• Access to server-side resources. In the example above, we placed a random number generated by the web server into the web page. If we had inserted the number using JavaScript, the number would be generated in the browser and someone could potentially amend the code to insert a specific number. Granted, there are more impressive examples of the exploitation of server-side resources, such as inserting content pulled out of a MySQL database.
  • Reduced load on the client. JavaScript can delay the display of a web page significantly (especially on mobile devices!) as the browser must run the script before it can display the web page. With server-side code, this burden is passed to the web server, which you can make as beefy as your application requires (and your wallet can afford).
  • Choice. When writing code that’s run in the browser, the browser has to understand how to run the code given to it. All modern browsers understand HTML, CSS and JavaScript. To write some code that’s run in the browser, you must use one of these languages. By running code on the server that generates HTML, you have a choice of many languages—one of which is PHP.

Basic Syntax and Statements

PHP syntax will be very familiar to anyone with an understanding of JavaScript, C, C++, C#, Objective-C, Java, Perl, or any other C-derived language. But if these languages are unfamiliar to you, or if you’re new to programming in general, there’s no need to worry about it.

A PHP script consists of a series of commands, or statements. Each statement is an instruction that must be followed by the web server before it can proceed to the next instruction. PHP statements, like those in the aforementioned languages, are always terminated by a semicolon (;).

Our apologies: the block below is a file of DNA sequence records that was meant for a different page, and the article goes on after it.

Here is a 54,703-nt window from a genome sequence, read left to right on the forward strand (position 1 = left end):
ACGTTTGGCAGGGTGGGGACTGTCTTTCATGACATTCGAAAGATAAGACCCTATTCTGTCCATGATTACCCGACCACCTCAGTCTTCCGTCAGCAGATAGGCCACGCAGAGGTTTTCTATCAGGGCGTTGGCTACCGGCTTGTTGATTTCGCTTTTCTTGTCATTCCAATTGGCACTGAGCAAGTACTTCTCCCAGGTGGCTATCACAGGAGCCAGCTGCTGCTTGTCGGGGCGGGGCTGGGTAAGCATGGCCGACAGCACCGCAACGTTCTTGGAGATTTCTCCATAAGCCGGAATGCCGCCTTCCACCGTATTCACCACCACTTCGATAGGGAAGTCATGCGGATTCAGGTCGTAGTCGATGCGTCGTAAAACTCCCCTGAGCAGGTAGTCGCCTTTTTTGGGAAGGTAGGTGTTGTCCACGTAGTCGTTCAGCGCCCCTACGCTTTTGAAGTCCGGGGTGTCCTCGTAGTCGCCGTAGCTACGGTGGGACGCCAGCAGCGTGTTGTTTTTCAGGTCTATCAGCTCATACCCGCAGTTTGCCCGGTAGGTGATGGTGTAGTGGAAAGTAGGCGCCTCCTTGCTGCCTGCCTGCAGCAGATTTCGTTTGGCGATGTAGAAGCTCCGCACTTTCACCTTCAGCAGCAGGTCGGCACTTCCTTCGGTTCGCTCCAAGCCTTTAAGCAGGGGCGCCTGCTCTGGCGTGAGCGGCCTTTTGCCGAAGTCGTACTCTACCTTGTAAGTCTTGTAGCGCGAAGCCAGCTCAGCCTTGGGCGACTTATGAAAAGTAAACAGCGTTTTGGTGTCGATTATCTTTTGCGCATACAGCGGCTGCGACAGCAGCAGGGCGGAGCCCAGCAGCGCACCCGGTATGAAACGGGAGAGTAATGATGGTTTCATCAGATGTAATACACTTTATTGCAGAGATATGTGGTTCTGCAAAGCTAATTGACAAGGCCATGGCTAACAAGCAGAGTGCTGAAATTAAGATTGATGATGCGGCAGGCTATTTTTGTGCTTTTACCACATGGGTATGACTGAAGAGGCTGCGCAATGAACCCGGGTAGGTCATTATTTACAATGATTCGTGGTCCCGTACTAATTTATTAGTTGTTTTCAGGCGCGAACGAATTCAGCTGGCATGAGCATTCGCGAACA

This is a typical PHP statement:

echo 'This is a <strong>test</strong>!';
            

This is an echo statement, which is used to generate content (usually HTML code) to send to the browser. An echo statement simply takes the text it’s given and inserts it into the page’s HTML code at the position of the PHP script where it was contained.

In this case, we’ve supplied a string of text to be output: This is a <strong>test</strong>!. Notice that the string of text contains HTML tags (<strong> and </strong>), which is perfectly acceptable.

So, if we take this statement and put it into a complete web page, here’s the resulting code:

<!DOCTYPE html>
<html lang="en">
    <head>
        <meta charset="utf-8">
        <title>Test page</title>
    </head>
    <body>
        <p><?php echo 'This is a <strong>test</strong>!'; ?></p>
    </body>
</html>
                    

If you place this file on your web server and then request it using a web browser, your browser will receive this HTML code:

<!DOCTYPE html>
<html lang="en">
    <head>
        <meta charset="utf-8">
        <title>Test page</title>
    </head>
    <body>
        <p>This is a <strong>test</strong>!</p>
    </body>
</html>
            

The random.php example we looked at earlier contained a slightly more complex echo statement:


echo rand(1, 10);
            

You’ll notice that, in the first example, PHP is given some text to print directly, and in the second, PHP is given an instruction to follow. PHP tries to read anything that exists outside quotes as an instruction it must follow. Anything inside quotes is treated as a string, which means PHP doesn’t process it at all but just passes it to the command you called. So the following code will pass the string This is a <strong>test</strong>! directly to the echo command: